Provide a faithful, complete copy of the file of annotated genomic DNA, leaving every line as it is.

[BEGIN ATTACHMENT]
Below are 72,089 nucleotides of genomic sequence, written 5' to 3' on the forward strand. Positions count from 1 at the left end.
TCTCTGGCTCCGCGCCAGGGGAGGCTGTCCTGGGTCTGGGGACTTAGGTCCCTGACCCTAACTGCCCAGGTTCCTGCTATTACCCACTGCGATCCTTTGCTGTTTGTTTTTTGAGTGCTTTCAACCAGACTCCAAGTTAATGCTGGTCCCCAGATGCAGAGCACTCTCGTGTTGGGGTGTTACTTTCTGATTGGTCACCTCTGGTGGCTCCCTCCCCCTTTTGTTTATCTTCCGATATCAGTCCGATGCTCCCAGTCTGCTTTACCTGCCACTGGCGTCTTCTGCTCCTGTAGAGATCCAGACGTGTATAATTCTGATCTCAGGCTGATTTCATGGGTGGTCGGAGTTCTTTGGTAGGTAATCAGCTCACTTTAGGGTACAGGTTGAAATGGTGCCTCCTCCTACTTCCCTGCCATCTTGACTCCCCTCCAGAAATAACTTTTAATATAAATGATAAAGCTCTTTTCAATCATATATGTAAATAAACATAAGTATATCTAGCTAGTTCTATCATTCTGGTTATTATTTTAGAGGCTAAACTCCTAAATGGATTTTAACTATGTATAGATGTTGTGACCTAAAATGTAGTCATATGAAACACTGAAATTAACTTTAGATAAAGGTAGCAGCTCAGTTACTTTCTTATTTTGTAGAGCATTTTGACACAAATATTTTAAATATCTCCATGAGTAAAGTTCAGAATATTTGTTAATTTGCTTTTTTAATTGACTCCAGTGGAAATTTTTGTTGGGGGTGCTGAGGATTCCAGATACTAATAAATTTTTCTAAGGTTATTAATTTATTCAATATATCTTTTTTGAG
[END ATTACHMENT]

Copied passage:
Below are 72,089 nucleotides of genomic sequence, written 5' to 3' on the forward strand. Positions count from 1 at the left end.
TCTCTGGCTCCGCGCCAGGGGAGGCTGTCCTGGGTCTGGGGACTTAGGTCCCTGACCCTAACTGCCCAGGTTCCTGCTATTACCCACTGCGATCCTTTGCTGTTTGTTTTTTGAGTGCTTTCAACCAGACTCCAAGTTAATGCTGGTCCCCAGATGCAGAGCACTCTCGTGTTGGGGTGTTACTTTCTGATTGGTCACCTCTGGTGGCTCCCTCCCCCTTTTGTTTATCTTCCGATATCAGTCCGATGCTCCCAGTCTGCTTTACCTGCCACTGGCGTCTTCTGCTCCTGTAGAGATCCAGACGTGTATAATTCTGATCTCAGGCTGATTTCATGGGTGGTCGGAGTTCTTTGGTAGGTAATCAGCTCACTTTAGGGTACAGGTTGAAATGGTGCCTCCTCCTACTTCCCTGCCATCTTGACTCCCCTCCAGAAATAACTTTTAATATAAATGATAAAGCTCTTTTCAATCATATATGTAAATAAACATAAGTATATCTAGCTAGTTCTATCATTCTGGTTATTATTTTAGAGGCTAAACTCCTAAATGGATTTTAACTATGTATAGATGTTGTGACCTAAAATGTAGTCATATGAAACACTGAAATTAACTTTAGATAAAGGTAGCAGCTCAGTTACTTTCTTATTTTGTAGAGCATTTTGACACAAATATTTTAAATATCTCCATGAGTAAAGTTCAGAATATTTGTTAATTTGCTTTTTTAATTGACTCCAGTGGAAATTTTTGTTGGGGGTGCTGAGGATTCCAGATACTAATAAATTTTTCTAAGGTTATTAATTTATTCAATATATCTTTTTTGAG